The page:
A dream you dream alone is only a dream. A dream you dream together is reality.
~Yoko Ono

Tuesday, July 18, 2023

The Devil in the Details [NS Human Rights Decision]

In my last two posts, we discussed the huge changes that are in the works for Nova Scotia's Disability Support Program.

Photo by <a href="https://unsplash.com/@chela_bonky?utm_source=unsplash&utm_medium=referral&utm_content=creditCopyText">Chela B.</a> on <a href="https://unsplash.com/s/photos/human-rights?utm_source=unsplash&utm_medium=referral&utm_content=creditCopyText">Unsplash</a>
Let's see how quickly I can do a "quick" summary of the background. As if ...

Three individuals with intellectual disabilities were kept in a locked ward in the Nova Scotia Hospital
for literally decades long after they should have been discharged and placed in the community. Possibly the world's best human rights case ever (in my humble opinion, at the moment, but I admit that I might be a little biased) followed a lengthy and tortured legal process until it finally resulted in a settlement [approved by the NS Human Rights Commission, thus, giving it the force of law (which, trust me, is HUGE)] that will radically change how (and where) services are provided to individuals with intellectual and developmental disabilities in Nova Scotia.

I set out a broad overview of what the changes will look like in my last post, but noted that I hadn't yet  read the text of the HUMAN RIGHTS REVIEW AND REMEDYFOR THE FINDINGS OF SYSTEMIC DISCRIMINATION AGAINST NOVASCOTIANS WITH DISABILITIES (aka "the expert's report"), which, despite it's length (to call it lengthy would be a serious understatement), I do intend to get to. Hey, one DSP worker who actually read the report said it was "very long but very interesting". How could I not delve into that?

Alas, I digress, as usual - for now, I will share with you a more detailed explanation of the time line for these radical changes (courtesy of the Disability Rights Coalition)*.

Highlights of the Report and interim settlement include: 


 In year 1, the Province will institute a “no new admissions” policy to DSP funded institutions

 By year 3, 75% of those people currenting residing in ARCs, RRCs and RCFs will be living in community based settings.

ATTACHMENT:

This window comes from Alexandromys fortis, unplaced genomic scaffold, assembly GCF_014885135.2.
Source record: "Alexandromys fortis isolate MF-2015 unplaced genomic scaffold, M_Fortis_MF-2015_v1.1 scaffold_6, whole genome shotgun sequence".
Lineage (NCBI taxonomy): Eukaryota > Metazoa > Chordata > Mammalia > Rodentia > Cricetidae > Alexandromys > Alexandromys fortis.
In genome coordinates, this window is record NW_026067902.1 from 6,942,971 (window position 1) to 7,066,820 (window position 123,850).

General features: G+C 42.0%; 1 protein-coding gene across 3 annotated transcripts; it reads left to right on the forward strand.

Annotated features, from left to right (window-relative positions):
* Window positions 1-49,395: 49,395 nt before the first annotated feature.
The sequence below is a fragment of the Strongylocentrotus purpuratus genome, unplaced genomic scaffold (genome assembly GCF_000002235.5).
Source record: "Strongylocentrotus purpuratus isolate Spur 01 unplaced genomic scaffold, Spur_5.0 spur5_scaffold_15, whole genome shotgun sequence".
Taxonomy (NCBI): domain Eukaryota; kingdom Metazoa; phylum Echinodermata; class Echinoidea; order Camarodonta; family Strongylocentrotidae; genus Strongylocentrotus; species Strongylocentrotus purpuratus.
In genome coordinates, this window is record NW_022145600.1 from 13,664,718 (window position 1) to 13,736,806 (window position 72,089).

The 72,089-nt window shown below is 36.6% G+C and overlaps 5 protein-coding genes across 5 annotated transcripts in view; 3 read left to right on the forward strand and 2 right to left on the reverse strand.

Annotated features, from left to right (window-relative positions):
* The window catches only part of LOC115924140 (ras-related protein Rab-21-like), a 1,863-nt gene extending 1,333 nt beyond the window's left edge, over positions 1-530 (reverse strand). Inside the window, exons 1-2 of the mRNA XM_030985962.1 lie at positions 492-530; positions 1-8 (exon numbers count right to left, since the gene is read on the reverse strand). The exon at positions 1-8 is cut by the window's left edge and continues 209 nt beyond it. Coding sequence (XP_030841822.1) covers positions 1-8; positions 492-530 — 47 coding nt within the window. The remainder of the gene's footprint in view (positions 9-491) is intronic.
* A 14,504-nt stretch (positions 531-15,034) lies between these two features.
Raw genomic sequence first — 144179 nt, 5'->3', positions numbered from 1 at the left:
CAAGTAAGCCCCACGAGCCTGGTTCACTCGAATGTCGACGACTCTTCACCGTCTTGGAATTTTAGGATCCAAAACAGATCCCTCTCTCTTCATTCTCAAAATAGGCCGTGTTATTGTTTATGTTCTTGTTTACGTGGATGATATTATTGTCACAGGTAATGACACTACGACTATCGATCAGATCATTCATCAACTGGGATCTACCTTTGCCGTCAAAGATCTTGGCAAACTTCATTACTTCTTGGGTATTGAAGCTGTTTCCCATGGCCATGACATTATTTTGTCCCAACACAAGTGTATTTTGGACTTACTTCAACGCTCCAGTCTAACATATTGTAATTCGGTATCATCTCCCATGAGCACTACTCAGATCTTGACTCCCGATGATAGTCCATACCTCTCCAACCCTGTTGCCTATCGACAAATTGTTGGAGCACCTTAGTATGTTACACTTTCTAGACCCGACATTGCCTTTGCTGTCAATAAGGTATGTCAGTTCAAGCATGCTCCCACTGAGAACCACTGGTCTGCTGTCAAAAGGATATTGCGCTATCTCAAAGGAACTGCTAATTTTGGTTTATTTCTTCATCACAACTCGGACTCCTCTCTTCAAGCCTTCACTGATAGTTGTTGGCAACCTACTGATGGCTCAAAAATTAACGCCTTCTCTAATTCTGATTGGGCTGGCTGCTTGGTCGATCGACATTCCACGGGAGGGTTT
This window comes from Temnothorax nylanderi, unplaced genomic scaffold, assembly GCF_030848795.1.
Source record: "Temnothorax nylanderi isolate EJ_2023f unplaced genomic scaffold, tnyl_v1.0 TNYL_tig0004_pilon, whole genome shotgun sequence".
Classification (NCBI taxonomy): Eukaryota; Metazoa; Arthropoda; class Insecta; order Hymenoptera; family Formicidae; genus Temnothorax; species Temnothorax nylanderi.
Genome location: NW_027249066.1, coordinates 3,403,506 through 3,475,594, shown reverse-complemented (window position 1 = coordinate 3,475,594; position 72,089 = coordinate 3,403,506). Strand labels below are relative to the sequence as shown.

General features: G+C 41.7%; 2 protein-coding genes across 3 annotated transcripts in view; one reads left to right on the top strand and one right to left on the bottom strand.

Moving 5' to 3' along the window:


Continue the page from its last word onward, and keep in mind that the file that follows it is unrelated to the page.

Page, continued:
 Within five years, or by March 31, 2028, the government will close all institutional settings for persons with disabilities.


Individualized Planning Supports and Funding 

 In year 2, the new individual planning and coordination and individualized funding system will be full operational which includes an accessible system designed with users in mind.

 In year 2, a province wide critical response team will be fully established to ensure people in crisis have immediate access to supports and services as well as multi-disciplinary teams to meet needs wherever people choose to live in Nova Scotia

Supporting People in Their Community of Choice

 In year 1, the Local Area Coordination model will begin with the creation of 25 new local area coordinators and local area coordination leads in all 4 regions and by year 3 there will be 80 local area coordinators throughout Nova Scotia. Putting an end to years-long delays in accessing social assistance

 In year 3, all persons currently on the DSP waitlist and receiving no access to social assistance will be provided with full access to the supports and services they require to live in community

 In year 5, the DSP waitlist will end, with new applicants being provided with immediate access to navigational supports and services and, where appropriate, emergency response.


Yeah, I too, am wondering how everything can occur on that exact schedule when the Province has openly admitted it needs to hire 100 more social workers, which they will do that at the rate of 25 per year.

Hmm, I know math has never been my strongest but ... How does that go again?

100/4 = 25. 

Nope, it must be that new math: 

100/4 + 30.5-75 x 10 + 12 = nothing to see here; move along now

Yeah, that's it. That's the ticket. 

* No, it wouldn't be too far beyond the realm of possibility for me to call the Disability Rights Coalition my heroes (and seriously, yours and yours and yours, too)

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